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  1. #1
    Senior Member masi61's Avatar
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    anyone familiar with Saint Tropez bicycles?

    I have a mid-80's Japanese road bike called a Saint Tropez. I'm thinking the name was maybe associated with some prestigious European make from the 50's or 60's. The frame on mine is very similar to other Japanese bikes from this period: the tubing is Tange, the frame is reasonably stout with good build quality, the color a white to red fade with a cheezy decal on the top tube says "La Mirage". It has short quality rear dropouts with adjuster screws, the headtube has a cursive "ST" on it. I'm thinking of painting it. Any info would be appreciated. I don't know how to post photos here yet, otherwise I would provide pics.

  2. #2
    Dr.Deltron
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    Sorry, it's just a standard road frame from that era. St. Tropez made a lot of real entry level bikes back then.
    Where are they now? It's anybodies guess. But if your frame is straight, it should be worth fixing & riding, just nothing "European" about it.
    If you do rebuild it & need paint (hint, hint), e me!
    Dr.D

    www dOt mbent dOt net

  3. #3
    Senior Member masi61's Avatar
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    I'd like to have it professionally repainted sometime. I might get a spray *** from Harbor Freight and try it myself. I already have a sandblaster and have sandblasted a friend's Gitane then primered and painted it with spray paint. It looked fair...not great but passable. The sandblasting is easy, I would be curious about home powdercoating kits. That red to white fade is very 1980's oblsolete .

  4. #4
    Senior Member smurfy's Avatar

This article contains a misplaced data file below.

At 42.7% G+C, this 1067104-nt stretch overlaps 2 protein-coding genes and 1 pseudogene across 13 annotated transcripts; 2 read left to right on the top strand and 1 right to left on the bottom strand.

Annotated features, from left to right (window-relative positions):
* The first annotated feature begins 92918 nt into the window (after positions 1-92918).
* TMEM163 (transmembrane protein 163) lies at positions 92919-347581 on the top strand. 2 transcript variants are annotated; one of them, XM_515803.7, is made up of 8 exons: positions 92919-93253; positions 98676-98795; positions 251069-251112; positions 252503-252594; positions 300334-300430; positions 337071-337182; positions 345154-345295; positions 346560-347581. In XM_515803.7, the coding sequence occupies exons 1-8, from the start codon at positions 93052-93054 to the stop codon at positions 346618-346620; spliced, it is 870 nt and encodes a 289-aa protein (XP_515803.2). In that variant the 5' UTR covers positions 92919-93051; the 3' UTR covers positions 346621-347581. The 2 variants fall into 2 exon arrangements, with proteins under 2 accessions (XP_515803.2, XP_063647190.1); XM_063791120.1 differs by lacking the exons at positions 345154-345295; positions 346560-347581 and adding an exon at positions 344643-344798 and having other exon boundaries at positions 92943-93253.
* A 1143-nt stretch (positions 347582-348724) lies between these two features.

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    The St. Tropezs I remember were junk. We carried those bikes briefly at the LBS I worked at back in the '90's. One guy bought one and was going to take it to the Great Smoky Mountains in Tennesse. The brakes were so bad that I think that would have been suicide!
    "You handle it like you handle a bicycle" - Jacques Rosay, Airbus A380 test pilot

  5. #5
    Senior Member masi61's Avatar
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    Mine isn't junk. It came with very early Shimano 105 parts. The rear freehub is a 6 speed uniglide cassette. The 105 crank had those goofy biopace chainrings. It had 105 pedals with plastic toe clips and straps, it had a shortish 9cm black ano Nitto stem and matching black Nitto 42cm bars. Some of the parts I'm still using, most of the parts are in my "Bike Rehab" box. I really think that those 1980's era Tange "triple butted" frames are pretty decent. That's why I kept the bike and have gotten some decent use out of it. The original 105 single pivot brake calipers and aero levers are the best brakes I have on any of my road bikes, really great feel and fast stopping. I've since put a Deore LX headset on it, Ultegra 6503 triple crank, 6503 front derailleur and Dura Ace 7703 octalink bottom bracket, Deore LX medium cage rear derailleur, Salsa quill stem, Cinelli handlebars, Control Tech seatpost and Turbomatic 2 saddle. I'm still using the original 6 speed indexed drivetrain with the 105 6 speed downtube shifters and the 6 speed cassette. The drivetrain works pretty good with the 6 speed rear cassette (13-26) along with the Ultegra 6503 triple crank (30-42-53) and a SRAM PC-68 chain.

  6. #6
    Junk Collector
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    I bought one new in 1982 that was a real dud, but I didn't know any better and couldn't afford the Schwinn LeTour that I really wanted. The Saint Tropez was sold through a Schwinn dealer in Seaford NY (Sunrise Schwinn). It was on par with a Continental or Varsity, but had no panache like the Schwinns did. Mine was (is, as my brother still rides it) a Saint Tropez 420 model, but I don't know what 420 meant. I do know that my friend's Varisty coasted down hills faster than my bike. Surprising to hear that there was a quality model produced.

  7. #7
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    The St. Tropez brand was sold by a mid-level bike and parts wholesaler out of Long Island, New York in the mid-80's. From what I remember of these bikes they were of very low quality and made in Taiwan, just a cut above department store quality. I am surprised that they made a better quality model, but many brands made models from soup to nuts.

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